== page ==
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CodeMunkie

Portability of results of srand and rand

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I am working on a multiplayer networked game, written in C++, that generates a fair amount of random content. My initial thought was that when a new player connects, the server could just send the player its random seed, and then the client can plug that into srand. In theory that should mean that the server and all clients generate the exact same "random" content since they are all using the same random seed, and it reduces the amount of serialization that needs to happen whenever random entities are generated. The game is intended to be cross platform across Windows, Linux, and (if I can get my hands on one to do a build) Mac. I have only tested the code on Windows machines with very similar CPU architectures, so I haven't seen any problems yet. However, I am concerned that there may be some serious gotcha waiting to bite that simply has not been exposed yet. So the question is, given the same seed for srand(), is rand() guaranteed to generate the same value on any platform? If not, is there a pseudo-random number generator that has this guaranteed behavior?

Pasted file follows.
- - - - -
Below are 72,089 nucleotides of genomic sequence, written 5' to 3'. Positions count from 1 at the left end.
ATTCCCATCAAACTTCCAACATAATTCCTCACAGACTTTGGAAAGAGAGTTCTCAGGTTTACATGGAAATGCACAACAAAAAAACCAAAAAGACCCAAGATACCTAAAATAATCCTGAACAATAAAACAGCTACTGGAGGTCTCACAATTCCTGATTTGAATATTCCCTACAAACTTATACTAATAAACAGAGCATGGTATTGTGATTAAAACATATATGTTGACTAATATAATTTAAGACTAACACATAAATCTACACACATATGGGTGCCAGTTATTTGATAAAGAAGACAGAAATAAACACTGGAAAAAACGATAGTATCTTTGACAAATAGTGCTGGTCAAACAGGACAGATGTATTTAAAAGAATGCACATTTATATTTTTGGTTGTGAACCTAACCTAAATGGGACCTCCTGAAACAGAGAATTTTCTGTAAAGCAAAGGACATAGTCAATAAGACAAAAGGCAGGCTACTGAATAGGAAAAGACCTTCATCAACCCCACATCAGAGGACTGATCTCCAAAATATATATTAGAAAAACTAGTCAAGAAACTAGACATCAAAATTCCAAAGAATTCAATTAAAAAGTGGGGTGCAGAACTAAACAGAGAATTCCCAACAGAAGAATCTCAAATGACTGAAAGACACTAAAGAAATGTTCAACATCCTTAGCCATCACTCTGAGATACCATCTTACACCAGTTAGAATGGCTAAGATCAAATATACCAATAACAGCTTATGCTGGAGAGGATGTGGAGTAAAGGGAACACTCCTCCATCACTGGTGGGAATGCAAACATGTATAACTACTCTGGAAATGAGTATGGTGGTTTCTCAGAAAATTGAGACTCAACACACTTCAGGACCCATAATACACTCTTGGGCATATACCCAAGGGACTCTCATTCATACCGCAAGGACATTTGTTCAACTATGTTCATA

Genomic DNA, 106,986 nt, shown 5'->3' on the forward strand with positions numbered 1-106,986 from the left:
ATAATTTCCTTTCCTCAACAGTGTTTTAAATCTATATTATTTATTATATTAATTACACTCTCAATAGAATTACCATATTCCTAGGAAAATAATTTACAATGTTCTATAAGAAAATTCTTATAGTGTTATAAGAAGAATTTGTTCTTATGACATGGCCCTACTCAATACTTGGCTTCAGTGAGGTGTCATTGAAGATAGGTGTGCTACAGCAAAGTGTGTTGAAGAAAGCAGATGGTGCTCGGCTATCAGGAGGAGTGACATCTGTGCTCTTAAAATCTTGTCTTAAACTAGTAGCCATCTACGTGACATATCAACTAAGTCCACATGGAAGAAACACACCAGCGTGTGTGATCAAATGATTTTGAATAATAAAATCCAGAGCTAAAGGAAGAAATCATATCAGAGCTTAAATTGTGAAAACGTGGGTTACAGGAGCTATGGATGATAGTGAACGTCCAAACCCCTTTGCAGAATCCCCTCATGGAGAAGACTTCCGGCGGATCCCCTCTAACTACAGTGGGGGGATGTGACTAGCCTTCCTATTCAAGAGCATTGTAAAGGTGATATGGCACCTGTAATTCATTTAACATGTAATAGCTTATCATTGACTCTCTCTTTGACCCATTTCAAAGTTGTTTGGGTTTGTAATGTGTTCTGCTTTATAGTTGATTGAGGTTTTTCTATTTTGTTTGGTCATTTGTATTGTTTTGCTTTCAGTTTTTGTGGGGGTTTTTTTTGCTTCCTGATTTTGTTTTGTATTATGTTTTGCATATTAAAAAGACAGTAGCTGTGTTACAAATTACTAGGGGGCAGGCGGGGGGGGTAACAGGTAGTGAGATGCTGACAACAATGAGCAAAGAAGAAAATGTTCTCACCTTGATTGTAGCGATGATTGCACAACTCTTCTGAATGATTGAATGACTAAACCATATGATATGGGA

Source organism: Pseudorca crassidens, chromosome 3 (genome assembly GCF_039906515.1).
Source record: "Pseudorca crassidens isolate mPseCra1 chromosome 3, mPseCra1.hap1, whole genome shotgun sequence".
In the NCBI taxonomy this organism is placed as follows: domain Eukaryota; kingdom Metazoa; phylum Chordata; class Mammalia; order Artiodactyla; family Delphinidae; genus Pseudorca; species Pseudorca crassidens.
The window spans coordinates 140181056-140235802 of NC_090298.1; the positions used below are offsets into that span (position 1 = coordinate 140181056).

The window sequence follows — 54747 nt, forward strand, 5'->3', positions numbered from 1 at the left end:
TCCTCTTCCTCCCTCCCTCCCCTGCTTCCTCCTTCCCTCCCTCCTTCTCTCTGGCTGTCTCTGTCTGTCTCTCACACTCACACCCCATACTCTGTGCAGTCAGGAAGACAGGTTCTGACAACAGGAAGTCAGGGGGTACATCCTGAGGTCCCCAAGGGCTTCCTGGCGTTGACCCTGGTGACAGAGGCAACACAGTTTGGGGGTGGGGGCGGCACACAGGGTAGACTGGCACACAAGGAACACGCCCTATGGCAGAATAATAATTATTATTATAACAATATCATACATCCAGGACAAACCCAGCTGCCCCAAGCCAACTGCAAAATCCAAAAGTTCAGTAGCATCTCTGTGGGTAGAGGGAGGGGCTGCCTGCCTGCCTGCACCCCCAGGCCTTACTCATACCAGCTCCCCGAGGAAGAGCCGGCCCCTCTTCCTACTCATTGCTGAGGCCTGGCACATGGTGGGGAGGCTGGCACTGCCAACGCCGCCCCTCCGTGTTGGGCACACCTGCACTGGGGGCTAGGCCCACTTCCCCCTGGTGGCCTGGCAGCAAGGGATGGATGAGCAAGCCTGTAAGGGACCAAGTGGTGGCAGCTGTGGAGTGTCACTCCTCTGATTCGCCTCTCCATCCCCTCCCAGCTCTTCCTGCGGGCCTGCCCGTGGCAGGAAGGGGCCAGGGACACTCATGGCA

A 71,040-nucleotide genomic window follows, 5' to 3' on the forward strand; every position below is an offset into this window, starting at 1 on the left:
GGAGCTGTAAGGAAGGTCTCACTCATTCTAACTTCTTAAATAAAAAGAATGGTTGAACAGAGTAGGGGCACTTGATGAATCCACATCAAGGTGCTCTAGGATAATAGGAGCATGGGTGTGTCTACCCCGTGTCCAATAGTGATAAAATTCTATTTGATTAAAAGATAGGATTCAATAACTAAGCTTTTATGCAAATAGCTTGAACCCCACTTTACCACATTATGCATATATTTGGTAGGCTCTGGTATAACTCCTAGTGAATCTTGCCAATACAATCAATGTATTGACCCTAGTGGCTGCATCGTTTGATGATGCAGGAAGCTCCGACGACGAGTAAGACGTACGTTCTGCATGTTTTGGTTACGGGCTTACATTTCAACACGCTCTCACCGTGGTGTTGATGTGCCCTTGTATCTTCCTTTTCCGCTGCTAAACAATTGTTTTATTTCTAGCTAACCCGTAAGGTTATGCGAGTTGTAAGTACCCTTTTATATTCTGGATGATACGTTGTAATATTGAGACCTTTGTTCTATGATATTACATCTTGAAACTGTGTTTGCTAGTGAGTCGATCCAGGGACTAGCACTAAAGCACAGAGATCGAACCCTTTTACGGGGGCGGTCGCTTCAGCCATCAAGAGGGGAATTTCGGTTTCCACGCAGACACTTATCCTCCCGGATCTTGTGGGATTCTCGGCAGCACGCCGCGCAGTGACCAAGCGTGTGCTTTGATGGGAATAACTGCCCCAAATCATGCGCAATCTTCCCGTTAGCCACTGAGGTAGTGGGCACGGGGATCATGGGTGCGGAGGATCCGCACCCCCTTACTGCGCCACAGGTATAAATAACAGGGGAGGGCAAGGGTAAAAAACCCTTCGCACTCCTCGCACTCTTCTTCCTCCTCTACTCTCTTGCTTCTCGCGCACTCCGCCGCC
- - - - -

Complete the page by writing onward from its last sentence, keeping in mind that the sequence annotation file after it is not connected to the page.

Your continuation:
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Although I haven't the answer for rand() / srand() you have the option to choose your own algorithm for random numbers and thus you wouldn't have to worry about it. One example would be the mersenne twister: Wikipedia , boost/random and the home page .

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The short answer to the other half of the question is no. Every compiler is free to implement rand however they want, and it's very likely that each compiler's standard library will use a different generator. If you want to have guaranteed behavior across machines, just use your own generator (either something like boost's, some standard mersenne-twister code, or even just a simple linear congruential).

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